Cold realities of southern estate tax

National Post

2008-10-04


I have been travelling the country speaking to investors, and from Victoria to Halifax, the issue they all want to talk about is purchasing property in the United States.

Canadians are taking the plunge for that bargain dream home in Florida or Arizona. But buyer beware, especially when it comes to estate taxes.

In Canada, upon death, there is a deemed disposition of all your property at fair market value. Any capital gains tax resulting from accrued appreciation (from the date of purchase to the date of death) is payable on your final return.

Not so in the U. S. Instead, citizens are taxed on the fair market value of all property owned on the date of death under the "estate tax" regime.

Think you're home free since you're not a U. S. citizen? U. S. estate tax also applies to non-U. S. citizens who own "U. S. situs property" upon death.

What's considered U. S. situs property? The most common are U. S. real estate, stocks in U. S. companies and U. S. business assets. Estate tax rates begin relatively low (18%), but quickly rise to a high of 45% (above US$1.5-million).

There is an exemption available for the first US$2-million of your estate, but it is only available to U. S. citizens. Canadian residents who are not U. S. citizens are entitled to a pro-rated credit under the Canada-U. S. tax treaty (equal to the US$2-million exemption multi-plied by the ratio of U. S. situs property to your worldwide estate). Thus, if your worldwide estate, including your principal residence, is under US$2-million, you don't need to worry.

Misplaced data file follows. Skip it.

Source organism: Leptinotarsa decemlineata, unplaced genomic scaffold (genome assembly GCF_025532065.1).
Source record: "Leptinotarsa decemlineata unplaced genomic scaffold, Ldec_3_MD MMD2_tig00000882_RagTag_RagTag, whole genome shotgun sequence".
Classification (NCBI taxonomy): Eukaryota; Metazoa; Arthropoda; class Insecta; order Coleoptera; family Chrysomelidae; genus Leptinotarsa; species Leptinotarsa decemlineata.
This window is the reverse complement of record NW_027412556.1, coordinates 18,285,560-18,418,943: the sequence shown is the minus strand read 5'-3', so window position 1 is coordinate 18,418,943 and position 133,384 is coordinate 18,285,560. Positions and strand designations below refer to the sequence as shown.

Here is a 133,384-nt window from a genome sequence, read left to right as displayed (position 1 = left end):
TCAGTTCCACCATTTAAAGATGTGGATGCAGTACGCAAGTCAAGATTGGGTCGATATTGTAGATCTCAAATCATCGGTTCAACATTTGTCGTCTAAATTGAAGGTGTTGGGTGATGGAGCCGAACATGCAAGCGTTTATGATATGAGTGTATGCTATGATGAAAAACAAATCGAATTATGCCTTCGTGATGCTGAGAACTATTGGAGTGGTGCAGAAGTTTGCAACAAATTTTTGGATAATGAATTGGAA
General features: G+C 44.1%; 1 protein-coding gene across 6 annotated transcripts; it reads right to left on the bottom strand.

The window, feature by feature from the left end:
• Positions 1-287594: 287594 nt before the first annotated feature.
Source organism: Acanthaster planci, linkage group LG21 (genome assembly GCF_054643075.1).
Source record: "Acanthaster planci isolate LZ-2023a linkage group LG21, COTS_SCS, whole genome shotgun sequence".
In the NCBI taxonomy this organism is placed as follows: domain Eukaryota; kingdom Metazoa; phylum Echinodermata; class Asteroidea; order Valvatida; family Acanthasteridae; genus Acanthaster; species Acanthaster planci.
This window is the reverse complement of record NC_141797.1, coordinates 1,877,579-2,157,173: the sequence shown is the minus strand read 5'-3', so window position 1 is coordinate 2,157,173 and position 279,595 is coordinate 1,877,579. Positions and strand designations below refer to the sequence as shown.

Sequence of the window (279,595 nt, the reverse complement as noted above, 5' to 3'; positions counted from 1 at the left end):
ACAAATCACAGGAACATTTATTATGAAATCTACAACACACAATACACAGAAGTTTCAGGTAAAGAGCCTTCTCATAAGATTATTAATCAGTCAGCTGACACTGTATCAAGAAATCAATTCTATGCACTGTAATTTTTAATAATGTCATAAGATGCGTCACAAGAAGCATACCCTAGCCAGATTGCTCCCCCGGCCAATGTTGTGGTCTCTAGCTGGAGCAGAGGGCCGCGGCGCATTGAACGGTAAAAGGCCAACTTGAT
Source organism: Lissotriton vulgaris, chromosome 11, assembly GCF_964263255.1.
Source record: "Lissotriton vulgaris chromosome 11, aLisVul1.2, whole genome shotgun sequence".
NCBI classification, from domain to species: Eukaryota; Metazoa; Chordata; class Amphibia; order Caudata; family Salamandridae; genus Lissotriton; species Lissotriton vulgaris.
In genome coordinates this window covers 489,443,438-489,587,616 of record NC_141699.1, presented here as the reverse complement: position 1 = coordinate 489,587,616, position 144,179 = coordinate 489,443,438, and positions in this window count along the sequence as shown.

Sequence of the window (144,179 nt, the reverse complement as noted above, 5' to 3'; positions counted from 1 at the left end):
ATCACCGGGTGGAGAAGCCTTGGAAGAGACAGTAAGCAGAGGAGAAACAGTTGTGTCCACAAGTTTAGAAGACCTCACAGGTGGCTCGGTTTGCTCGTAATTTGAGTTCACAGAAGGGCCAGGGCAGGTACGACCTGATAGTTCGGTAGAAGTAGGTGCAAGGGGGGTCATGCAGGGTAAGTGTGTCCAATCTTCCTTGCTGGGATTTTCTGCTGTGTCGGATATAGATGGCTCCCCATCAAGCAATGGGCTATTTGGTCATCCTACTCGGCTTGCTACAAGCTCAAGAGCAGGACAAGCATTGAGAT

What if your estate is worth more than US$2-million? You need some advance planning.

One strategy is to purchase life insurance to cover any tax liability upon death. Keep in mind that the value of such life insurance will be included in the value of your estate.

Another solution is "non-recourse" debt, which can reduce the value of the property for U. S. estate tax purposes. This is a mortgage in which the lender only has the ability to collect amounts owing from the sale of the property, as opposed to the general assets of the borrower. Given recent events, such debt may be hard to find.

Years ago, U. S. real estate was often purchased through a Canadian corporation to avoid U. S. taxes, but Canada Revenue Agency changes now impose a taxable benefit upon the corporation's owner, making this strategy less worthwhile.

Many tax professionals are recommending trusts. Be sure to get expert advice.